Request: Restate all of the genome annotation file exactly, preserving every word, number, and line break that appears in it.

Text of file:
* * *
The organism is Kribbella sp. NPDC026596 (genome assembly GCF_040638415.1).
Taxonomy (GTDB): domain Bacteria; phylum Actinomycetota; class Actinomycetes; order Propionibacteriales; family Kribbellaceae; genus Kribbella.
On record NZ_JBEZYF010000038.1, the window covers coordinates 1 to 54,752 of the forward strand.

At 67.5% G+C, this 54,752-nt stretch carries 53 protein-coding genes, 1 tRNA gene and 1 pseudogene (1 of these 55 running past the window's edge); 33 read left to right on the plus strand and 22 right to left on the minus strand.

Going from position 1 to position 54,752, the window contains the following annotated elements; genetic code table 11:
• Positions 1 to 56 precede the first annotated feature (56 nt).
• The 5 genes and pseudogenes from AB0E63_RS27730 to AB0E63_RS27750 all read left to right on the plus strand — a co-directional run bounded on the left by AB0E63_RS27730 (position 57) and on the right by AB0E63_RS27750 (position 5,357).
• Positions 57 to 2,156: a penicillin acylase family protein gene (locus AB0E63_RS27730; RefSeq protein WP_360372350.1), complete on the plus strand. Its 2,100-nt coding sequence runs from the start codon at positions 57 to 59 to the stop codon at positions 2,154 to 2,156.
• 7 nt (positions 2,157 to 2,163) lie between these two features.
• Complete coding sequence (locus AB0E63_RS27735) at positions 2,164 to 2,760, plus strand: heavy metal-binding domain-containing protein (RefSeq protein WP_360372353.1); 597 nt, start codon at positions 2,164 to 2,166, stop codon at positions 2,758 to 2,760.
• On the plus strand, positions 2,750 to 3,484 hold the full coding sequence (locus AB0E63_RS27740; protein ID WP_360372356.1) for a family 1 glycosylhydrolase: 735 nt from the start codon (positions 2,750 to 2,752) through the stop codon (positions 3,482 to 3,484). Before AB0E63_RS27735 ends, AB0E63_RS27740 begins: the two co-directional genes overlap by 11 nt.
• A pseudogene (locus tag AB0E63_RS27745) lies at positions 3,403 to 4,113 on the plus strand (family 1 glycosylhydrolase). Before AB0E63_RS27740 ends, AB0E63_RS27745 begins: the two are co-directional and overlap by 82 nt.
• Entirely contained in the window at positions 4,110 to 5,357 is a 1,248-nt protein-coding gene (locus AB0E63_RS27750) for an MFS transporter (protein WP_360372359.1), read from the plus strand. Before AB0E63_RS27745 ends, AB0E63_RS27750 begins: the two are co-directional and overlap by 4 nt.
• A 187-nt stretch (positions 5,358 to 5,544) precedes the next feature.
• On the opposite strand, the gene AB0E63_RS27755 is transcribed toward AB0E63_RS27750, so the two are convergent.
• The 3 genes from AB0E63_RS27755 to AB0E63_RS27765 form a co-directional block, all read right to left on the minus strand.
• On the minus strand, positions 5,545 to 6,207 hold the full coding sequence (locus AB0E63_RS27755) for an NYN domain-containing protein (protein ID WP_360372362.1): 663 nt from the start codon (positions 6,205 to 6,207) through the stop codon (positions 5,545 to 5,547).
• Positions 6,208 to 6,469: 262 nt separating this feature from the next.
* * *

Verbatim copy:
The organism is Kribbella sp. NPDC026596 (genome assembly GCF_040638415.1).
Taxonomy (GTDB): domain Bacteria; phylum Actinomycetota; class Actinomycetes; order Propionibacteriales; family Kribbellaceae; genus Kribbella.
On record NZ_JBEZYF010000038.1, the window covers coordinates 1 to 54,752 of the forward strand.

At 67.5% G+C, this 54,752-nt stretch carries 53 protein-coding genes, 1 tRNA gene and 1 pseudogene (1 of these 55 running past the window's edge); 33 read left to right on the plus strand and 22 right to left on the minus strand.

Going from position 1 to position 54,752, the window contains the following annotated elements; genetic code table 11:
• Positions 1 to 56 precede the first annotated feature (56 nt).
• The 5 genes and pseudogenes from AB0E63_RS27730 to AB0E63_RS27750 all read left to right on the plus strand — a co-directional run bounded on the left by AB0E63_RS27730 (position 57) and on the right by AB0E63_RS27750 (position 5,357).
• Positions 57 to 2,156: a penicillin acylase family protein gene (locus AB0E63_RS27730; RefSeq protein WP_360372350.1), complete on the plus strand. Its 2,100-nt coding sequence runs from the start codon at positions 57 to 59 to the stop codon at positions 2,154 to 2,156.
• 7 nt (positions 2,157 to 2,163) lie between these two features.
• Complete coding sequence (locus AB0E63_RS27735) at positions 2,164 to 2,760, plus strand: heavy metal-binding domain-containing protein (RefSeq protein WP_360372353.1); 597 nt, start codon at positions 2,164 to 2,166, stop codon at positions 2,758 to 2,760.
• On the plus strand, positions 2,750 to 3,484 hold the full coding sequence (locus AB0E63_RS27740; protein ID WP_360372356.1) for a family 1 glycosylhydrolase: 735 nt from the start codon (positions 2,750 to 2,752) through the stop codon (positions 3,482 to 3,484). Before AB0E63_RS27735 ends, AB0E63_RS27740 begins: the two co-directional genes overlap by 11 nt.
• A pseudogene (locus tag AB0E63_RS27745) lies at positions 3,403 to 4,113 on the plus strand (family 1 glycosylhydrolase). Before AB0E63_RS27740 ends, AB0E63_RS27745 begins: the two are co-directional and overlap by 82 nt.
• Entirely contained in the window at positions 4,110 to 5,357 is a 1,248-nt protein-coding gene (locus AB0E63_RS27750) for an MFS transporter (protein WP_360372359.1), read from the plus strand. Before AB0E63_RS27745 ends, AB0E63_RS27750 begins: the two are co-directional and overlap by 4 nt.
• A 187-nt stretch (positions 5,358 to 5,544) precedes the next feature.
• On the opposite strand, the gene AB0E63_RS27755 is transcribed toward AB0E63_RS27750, so the two are convergent.
• The 3 genes from AB0E63_RS27755 to AB0E63_RS27765 form a co-directional block, all read right to left on the minus strand.
• On the minus strand, positions 5,545 to 6,207 hold the full coding sequence (locus AB0E63_RS27755) for an NYN domain-containing protein (protein ID WP_360372362.1): 663 nt from the start codon (positions 6,205 to 6,207) through the stop codon (positions 5,545 to 5,547).
• Positions 6,208 to 6,469: 262 nt separating this feature from the next.